Eddie Ray Routh is said to have PTSD, and that may be the reason why he and Chris Kyle were at a gun range. But Fort Hood families are no stranger to PTSD. Many of our soldiers are struggling with it. However, one veteran with PTSD is helping others cope with the disorder.
"The only way you would know that I have Post Traumatic Stress Disorder is if I told you," said Craig Lacey, who is a 23-year Veteran of the Military. "Other than that I'm just a normal guy in the community trying to make a living like everybody else," he said.
He's working on his Master's Degree in Psychology and he's not letting PTSD get in the way. In fact, he's using his experience to help other soldiers.
Craig is a volunteer for Bring Everyone In The Zone, a non-profit organization that provides free peer to peer support for anyone with PTSD, and he's getting lots of help in return. "By being out in the community, it helps my cope with my PTSD," he said.
When Craig's peers, who also have PTSD, come into his office he wants them to feel as comfortable as possible which is why he hangs military flags to give them piece of mind.
"They realize that I am a soldier. They realize that I've been there and done that. The trust factor becomes real close and we start bonding and then they'll start telling me their problems," said Craig.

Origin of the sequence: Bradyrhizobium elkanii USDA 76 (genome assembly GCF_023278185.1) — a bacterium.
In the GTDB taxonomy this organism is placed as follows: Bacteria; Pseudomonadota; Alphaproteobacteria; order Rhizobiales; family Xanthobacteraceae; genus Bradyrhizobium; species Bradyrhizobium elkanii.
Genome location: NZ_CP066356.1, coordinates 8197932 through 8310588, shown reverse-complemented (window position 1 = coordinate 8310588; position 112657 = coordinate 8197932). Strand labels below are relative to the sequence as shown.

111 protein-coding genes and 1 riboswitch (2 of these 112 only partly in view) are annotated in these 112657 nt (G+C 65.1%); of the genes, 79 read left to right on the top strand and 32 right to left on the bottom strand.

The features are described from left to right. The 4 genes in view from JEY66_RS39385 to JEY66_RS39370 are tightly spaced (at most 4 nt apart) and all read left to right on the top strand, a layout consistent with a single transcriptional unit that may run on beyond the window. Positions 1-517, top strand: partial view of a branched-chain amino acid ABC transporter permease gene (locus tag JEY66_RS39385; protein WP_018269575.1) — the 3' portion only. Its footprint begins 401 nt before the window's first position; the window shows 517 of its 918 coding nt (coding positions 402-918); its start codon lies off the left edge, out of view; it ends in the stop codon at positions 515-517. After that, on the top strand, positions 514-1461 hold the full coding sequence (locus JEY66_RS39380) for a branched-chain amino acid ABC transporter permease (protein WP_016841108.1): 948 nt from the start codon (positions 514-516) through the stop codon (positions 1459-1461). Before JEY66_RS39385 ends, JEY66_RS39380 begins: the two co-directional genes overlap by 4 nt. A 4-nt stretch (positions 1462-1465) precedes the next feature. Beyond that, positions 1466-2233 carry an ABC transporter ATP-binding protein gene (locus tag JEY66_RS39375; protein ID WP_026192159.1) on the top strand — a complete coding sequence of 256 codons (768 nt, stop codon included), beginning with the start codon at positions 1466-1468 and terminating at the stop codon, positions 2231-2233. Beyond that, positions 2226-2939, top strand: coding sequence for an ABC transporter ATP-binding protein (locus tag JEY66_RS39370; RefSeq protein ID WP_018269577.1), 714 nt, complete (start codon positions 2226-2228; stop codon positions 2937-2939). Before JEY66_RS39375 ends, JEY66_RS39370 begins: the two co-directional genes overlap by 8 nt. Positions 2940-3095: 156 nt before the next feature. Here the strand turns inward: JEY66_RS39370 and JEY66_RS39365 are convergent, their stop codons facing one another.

Psychologist Dr. Brad Evans at Pathfinders Counseling and Consulting in Killeen, also has a military background. He's passionate about helping soldiers with PTSD. He says PTSD can be cured. He uses a method called pro-longed exposure.
"Because of the avoidance types of symptoms, people oftentimes don't want to think about it. They don't want to talk about it. And so of course prolonged exposure does the exact opposite of that, it causes them to talk about it to re-experience it simply through thinking," said Dr. Evans.
Craig says PTSD is not curable. but he says he won't let the disorder define who is. "I'm not a label, yes, I do have PTSD, but at the same time I function normal in the community," he said.
Craig believes that all of his peers with PTSD can have normals lives too.
Craig and Dr. Evans say that people with PTSD are not dangerous, and they both hope this incident doesn't cause others to view people with PTSD any differently.